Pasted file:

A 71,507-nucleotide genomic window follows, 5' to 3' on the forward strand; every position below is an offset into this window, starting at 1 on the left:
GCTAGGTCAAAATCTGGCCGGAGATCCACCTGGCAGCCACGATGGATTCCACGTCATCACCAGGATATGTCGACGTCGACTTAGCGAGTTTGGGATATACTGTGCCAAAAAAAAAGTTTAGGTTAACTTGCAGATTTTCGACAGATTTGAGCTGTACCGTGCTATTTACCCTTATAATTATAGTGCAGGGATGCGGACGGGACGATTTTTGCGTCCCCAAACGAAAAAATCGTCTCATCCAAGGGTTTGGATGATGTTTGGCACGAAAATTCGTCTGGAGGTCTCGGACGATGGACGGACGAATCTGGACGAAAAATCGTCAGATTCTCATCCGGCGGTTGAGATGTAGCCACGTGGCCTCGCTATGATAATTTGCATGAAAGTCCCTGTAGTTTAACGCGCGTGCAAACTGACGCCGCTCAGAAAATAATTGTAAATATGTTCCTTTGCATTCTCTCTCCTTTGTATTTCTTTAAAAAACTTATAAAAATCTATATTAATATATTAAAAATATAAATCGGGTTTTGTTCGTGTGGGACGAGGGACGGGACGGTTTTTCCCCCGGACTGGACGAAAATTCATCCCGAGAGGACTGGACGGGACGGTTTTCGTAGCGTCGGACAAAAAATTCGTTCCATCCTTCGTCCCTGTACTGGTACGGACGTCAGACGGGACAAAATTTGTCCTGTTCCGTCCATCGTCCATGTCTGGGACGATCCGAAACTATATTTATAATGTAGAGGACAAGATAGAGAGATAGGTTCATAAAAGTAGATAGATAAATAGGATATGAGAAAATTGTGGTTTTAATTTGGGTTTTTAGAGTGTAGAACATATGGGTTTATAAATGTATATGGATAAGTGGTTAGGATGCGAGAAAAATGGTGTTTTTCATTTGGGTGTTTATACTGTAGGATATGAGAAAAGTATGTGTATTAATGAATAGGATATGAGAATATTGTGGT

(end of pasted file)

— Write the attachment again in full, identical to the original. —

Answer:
A 71,507-nucleotide genomic window follows, 5' to 3' on the forward strand; every position below is an offset into this window, starting at 1 on the left:
GCTAGGTCAAAATCTGGCCGGAGATCCACCTGGCAGCCACGATGGATTCCACGTCATCACCAGGATATGTCGACGTCGACTTAGCGAGTTTGGGATATACTGTGCCAAAAAAAAAGTTTAGGTTAACTTGCAGATTTTCGACAGATTTGAGCTGTACCGTGCTATTTACCCTTATAATTATAGTGCAGGGATGCGGACGGGACGATTTTTGCGTCCCCAAACGAAAAAATCGTCTCATCCAAGGGTTTGGATGATGTTTGGCACGAAAATTCGTCTGGAGGTCTCGGACGATGGACGGACGAATCTGGACGAAAAATCGTCAGATTCTCATCCGGCGGTTGAGATGTAGCCACGTGGCCTCGCTATGATAATTTGCATGAAAGTCCCTGTAGTTTAACGCGCGTGCAAACTGACGCCGCTCAGAAAATAATTGTAAATATGTTCCTTTGCATTCTCTCTCCTTTGTATTTCTTTAAAAAACTTATAAAAATCTATATTAATATATTAAAAATATAAATCGGGTTTTGTTCGTGTGGGACGAGGGACGGGACGGTTTTTCCCCCGGACTGGACGAAAATTCATCCCGAGAGGACTGGACGGGACGGTTTTCGTAGCGTCGGACAAAAAATTCGTTCCATCCTTCGTCCCTGTACTGGTACGGACGTCAGACGGGACAAAATTTGTCCTGTTCCGTCCATCGTCCATGTCTGGGACGATCCGAAACTATATTTATAATGTAGAGGACAAGATAGAGAGATAGGTTCATAAAAGTAGATAGATAAATAGGATATGAGAAAATTGTGGTTTTAATTTGGGTTTTTAGAGTGTAGAACATATGGGTTTATAAATGTATATGGATAAGTGGTTAGGATGCGAGAAAAATGGTGTTTTTCATTTGGGTGTTTATACTGTAGGATATGAGAAAAGTATGTGTATTAATGAATAGGATATGAGAATATTGTGGT